Women of Wall not disruptive
I am disappointed and angered by the letter to the editor, “Kotel issue distorted” (July 13).
The writer, Robert Berman, terms the attempts to pray, on each Rosh Chodesh, by Women of the Wall “disruptive protests.” The only disruption is the violence instigated by the nearby Orthodox Jews who object to the presence of these women. Yelling, spitting at and throwing chairs at people — I thoroughly agree — are disruptive, not to mention despicable. Also disruptive is being arrested because, so the reasoning goes, you are fomenting this violence by your nonviolent activity of praying and reading from the Torah.
Berman also misleadingly states that the Orthodox — presumably he means in Israel — have accepted the Reform and Conservative movements. Hardly. The recently published “blacklist” of Reform and Conservative Rabbis regarding conversions is merely the latest proof.
I am dismayed that you published such a misleading characterization.
In time of war, reinstate draft
In “The danger of North Korea” (Editorial, July 13), you stated: “We are on the brink of a very scary times with government leadership severely lacking.” You are correct.
In my view, major powers such as Russia and China, as well as lesser nations such as North Korea and Iran neither fear us nor respect us for the following reason: the shortcomings of President Barack Obama and our current president, as well as our total reliance of our all-volunteer military.
I think it is time for us to re-evaluate our total reliance on our all-volunteer military in this era of constant conflicts and challenges. We must also examine whether it is morally and ethically acceptable that our brave and highly trained soldiers are the only individuals losing their lives, limbs, and shedding their blood for the defense of our country.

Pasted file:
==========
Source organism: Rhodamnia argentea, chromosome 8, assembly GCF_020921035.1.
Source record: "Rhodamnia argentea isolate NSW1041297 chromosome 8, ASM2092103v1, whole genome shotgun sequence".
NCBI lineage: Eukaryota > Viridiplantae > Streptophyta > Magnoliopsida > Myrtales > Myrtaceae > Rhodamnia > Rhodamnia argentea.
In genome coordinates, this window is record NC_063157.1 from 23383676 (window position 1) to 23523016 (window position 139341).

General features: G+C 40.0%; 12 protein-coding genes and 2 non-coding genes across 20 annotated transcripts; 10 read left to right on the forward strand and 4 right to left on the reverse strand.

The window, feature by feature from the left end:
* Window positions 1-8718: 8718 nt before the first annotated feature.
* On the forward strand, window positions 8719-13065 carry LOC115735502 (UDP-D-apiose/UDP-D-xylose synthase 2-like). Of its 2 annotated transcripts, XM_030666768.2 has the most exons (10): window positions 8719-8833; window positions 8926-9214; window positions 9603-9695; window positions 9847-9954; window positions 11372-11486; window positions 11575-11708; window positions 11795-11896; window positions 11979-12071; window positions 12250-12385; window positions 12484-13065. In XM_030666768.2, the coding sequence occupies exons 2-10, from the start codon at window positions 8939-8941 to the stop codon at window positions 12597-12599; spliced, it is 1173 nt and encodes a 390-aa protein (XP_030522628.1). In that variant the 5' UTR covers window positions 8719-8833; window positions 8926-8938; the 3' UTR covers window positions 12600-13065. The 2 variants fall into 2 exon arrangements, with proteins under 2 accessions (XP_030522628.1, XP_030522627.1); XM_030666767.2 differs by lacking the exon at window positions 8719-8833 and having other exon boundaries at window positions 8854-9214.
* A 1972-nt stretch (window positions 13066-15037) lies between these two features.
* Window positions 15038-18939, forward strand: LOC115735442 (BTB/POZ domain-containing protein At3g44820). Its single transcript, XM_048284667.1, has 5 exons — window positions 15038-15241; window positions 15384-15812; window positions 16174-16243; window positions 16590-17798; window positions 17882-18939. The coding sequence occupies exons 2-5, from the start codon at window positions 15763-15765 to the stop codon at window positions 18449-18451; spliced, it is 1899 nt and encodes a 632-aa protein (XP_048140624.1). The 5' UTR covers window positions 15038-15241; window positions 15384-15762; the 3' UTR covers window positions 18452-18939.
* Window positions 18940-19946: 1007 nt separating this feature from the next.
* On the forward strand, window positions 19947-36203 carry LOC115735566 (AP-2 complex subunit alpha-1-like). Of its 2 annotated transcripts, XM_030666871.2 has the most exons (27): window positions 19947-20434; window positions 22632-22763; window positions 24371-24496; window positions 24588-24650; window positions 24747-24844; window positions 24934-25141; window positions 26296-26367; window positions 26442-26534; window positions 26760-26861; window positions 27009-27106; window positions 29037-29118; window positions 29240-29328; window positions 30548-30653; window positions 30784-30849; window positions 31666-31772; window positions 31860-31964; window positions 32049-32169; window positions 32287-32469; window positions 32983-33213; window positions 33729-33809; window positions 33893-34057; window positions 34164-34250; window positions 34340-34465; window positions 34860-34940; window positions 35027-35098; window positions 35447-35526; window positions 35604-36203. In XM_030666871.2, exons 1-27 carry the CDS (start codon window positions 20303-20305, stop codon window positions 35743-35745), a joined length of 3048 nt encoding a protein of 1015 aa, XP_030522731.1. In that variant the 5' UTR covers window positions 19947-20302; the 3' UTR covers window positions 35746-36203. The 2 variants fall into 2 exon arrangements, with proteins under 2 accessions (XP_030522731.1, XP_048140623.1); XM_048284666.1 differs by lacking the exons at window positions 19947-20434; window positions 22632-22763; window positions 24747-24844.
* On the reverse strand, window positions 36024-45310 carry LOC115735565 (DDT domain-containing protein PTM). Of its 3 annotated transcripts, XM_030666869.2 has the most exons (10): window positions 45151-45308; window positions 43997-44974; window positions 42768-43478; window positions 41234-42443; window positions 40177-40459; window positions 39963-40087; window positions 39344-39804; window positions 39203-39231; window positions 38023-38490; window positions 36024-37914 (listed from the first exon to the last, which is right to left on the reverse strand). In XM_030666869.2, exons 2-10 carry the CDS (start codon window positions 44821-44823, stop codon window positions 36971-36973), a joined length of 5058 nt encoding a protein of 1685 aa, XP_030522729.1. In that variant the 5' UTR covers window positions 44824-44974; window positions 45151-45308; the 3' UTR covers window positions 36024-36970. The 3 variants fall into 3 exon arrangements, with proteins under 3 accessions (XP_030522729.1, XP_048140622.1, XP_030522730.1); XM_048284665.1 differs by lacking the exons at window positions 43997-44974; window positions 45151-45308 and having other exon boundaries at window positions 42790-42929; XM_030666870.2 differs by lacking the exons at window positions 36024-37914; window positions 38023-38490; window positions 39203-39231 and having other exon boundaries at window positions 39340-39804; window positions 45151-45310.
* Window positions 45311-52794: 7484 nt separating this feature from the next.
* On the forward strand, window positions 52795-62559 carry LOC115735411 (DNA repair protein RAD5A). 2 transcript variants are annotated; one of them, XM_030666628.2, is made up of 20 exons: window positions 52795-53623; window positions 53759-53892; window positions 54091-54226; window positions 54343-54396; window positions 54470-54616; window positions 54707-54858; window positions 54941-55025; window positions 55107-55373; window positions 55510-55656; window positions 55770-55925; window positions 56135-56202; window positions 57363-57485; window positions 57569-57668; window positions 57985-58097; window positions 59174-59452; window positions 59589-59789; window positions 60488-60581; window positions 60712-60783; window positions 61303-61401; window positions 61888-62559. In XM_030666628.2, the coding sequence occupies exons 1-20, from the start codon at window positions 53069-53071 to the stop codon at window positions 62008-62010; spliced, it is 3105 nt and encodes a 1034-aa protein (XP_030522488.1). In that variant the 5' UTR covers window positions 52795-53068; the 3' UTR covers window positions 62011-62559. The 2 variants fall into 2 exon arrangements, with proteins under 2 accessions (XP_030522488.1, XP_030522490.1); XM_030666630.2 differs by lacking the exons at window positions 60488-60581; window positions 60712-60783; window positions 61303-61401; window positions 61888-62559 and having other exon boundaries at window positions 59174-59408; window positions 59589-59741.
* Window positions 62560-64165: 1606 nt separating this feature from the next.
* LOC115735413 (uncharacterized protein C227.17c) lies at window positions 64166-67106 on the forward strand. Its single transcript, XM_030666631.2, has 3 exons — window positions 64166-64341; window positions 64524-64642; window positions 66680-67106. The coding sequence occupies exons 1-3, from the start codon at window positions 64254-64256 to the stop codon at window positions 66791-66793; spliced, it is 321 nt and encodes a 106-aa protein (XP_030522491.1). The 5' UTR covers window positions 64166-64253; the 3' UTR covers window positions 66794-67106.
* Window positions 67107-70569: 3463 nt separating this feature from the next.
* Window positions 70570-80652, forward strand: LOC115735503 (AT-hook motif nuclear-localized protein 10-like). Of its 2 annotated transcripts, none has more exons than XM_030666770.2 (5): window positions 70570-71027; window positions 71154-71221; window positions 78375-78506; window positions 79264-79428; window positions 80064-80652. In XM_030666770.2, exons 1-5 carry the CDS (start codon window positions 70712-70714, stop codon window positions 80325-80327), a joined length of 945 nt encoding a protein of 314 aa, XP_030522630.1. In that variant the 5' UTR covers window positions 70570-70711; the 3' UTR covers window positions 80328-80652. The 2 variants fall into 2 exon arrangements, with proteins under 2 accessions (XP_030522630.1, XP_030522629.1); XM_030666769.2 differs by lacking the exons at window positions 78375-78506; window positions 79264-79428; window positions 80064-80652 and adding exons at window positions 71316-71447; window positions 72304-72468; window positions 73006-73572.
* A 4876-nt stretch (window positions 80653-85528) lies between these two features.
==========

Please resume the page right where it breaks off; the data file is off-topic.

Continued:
In my view, our all-volunteer military has serious weaknesses known to our friends and adversaries. Foremost is the limit of human endurance. You cannot send an individual on three or four 14-month assignments in a military conflict, as we have done during the 10-year war in Afghanistan an Iraq, resulting in a high rate of suicide and serious mental [health] problems.
Our adversaries will only respect and fear us again if all of us are prepared to defend our county. In a time of war, we must reinstate the draft.
I spent nine months on the Korean front line during the Korean conflict, and I was promoted to staff sergeant.
Netanyahu’s D.C. post omitted
The lengthy review by Aaron Liebel of Ben Caspit’s book about Israeli Prime Minister Benjamin Netanyahu unfortunately contains no mention at all of “Bibi” serving as deputy chief of mission at the Israeli Embassy here in Washington from 1982-1984 (“Netanyahu’s Camelot,” July 13).
Along with his educational and professional background here in the United States, this has given an Israeli prime minister a profound and unique understanding of our political system, and how Washington actually works. This has been invaluable during his leadership of Israel.
The writer is a former executive director of the American Israel Public Affairs Committee.